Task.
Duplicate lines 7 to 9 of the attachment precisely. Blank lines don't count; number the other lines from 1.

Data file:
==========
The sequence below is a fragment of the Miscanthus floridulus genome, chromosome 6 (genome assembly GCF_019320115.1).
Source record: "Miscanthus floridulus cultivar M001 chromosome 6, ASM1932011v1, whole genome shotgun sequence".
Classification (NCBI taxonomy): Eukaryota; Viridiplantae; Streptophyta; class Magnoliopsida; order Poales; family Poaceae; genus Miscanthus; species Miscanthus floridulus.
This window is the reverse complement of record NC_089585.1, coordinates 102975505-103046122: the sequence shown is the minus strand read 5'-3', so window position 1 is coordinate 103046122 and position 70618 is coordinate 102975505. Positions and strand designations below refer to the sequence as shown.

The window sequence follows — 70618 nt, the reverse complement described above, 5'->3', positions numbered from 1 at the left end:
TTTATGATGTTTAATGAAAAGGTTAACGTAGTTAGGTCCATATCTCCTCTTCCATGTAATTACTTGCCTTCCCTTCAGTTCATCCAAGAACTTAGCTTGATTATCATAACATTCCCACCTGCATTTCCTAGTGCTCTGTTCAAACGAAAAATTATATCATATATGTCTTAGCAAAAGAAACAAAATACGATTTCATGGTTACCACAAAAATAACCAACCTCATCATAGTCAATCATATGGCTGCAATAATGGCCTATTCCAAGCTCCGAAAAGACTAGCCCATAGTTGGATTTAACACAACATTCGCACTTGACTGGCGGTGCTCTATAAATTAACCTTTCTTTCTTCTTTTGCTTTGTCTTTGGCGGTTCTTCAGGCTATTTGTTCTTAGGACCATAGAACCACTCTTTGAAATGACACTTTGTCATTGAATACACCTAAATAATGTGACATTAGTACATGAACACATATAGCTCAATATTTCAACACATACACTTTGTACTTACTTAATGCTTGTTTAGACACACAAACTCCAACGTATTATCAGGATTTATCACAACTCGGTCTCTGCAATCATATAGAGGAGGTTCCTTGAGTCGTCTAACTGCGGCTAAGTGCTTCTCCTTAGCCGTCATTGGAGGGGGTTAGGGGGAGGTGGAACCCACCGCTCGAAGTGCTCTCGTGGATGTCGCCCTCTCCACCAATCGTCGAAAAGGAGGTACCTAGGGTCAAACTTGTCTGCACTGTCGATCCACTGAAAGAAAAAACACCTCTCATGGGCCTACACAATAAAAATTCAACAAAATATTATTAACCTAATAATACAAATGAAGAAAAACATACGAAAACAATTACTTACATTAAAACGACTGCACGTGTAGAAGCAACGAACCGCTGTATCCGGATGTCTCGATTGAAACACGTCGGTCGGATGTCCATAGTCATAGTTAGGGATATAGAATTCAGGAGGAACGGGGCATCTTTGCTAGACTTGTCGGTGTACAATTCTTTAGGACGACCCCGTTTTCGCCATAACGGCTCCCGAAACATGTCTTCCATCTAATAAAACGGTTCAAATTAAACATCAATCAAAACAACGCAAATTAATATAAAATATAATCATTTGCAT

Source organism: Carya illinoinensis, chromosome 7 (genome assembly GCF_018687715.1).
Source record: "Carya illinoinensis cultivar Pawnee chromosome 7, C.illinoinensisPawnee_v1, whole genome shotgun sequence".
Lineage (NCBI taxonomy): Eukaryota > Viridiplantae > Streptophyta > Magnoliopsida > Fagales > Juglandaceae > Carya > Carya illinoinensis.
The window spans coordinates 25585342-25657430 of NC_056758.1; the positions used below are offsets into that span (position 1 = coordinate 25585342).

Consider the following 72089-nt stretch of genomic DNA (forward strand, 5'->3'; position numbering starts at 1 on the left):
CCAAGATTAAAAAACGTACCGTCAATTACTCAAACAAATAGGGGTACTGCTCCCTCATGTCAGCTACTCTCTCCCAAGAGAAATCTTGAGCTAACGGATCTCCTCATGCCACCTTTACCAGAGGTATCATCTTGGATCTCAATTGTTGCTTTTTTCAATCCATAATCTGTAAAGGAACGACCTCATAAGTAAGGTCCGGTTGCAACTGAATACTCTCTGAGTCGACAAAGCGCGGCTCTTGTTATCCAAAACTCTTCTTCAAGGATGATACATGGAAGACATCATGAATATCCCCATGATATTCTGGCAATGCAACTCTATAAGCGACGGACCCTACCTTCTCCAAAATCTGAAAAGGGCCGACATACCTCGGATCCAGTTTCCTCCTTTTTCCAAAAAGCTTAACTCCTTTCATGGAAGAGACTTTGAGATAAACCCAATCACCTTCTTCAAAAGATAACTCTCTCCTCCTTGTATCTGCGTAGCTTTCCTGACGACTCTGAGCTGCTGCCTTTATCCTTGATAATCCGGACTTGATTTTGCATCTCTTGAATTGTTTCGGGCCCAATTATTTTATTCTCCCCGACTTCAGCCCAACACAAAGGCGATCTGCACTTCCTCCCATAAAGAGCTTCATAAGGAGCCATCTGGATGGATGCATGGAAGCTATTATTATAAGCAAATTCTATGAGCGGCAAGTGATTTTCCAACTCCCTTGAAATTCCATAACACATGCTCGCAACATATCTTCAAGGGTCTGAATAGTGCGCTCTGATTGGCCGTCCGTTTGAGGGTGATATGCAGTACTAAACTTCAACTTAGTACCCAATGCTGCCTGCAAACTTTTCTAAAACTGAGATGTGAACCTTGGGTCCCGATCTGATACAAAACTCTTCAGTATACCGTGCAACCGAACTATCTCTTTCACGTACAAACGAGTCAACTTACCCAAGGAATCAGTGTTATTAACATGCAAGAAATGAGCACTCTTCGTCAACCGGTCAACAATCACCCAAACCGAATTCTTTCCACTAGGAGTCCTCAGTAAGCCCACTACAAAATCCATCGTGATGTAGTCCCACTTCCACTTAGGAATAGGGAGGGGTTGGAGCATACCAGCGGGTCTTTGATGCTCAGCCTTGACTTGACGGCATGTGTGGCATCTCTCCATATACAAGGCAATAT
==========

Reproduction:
Source organism: Carya illinoinensis, chromosome 7 (genome assembly GCF_018687715.1).
Source record: "Carya illinoinensis cultivar Pawnee chromosome 7, C.illinoinensisPawnee_v1, whole genome shotgun sequence".
Lineage (NCBI taxonomy): Eukaryota > Viridiplantae > Streptophyta > Magnoliopsida > Fagales > Juglandaceae > Carya > Carya illinoinensis.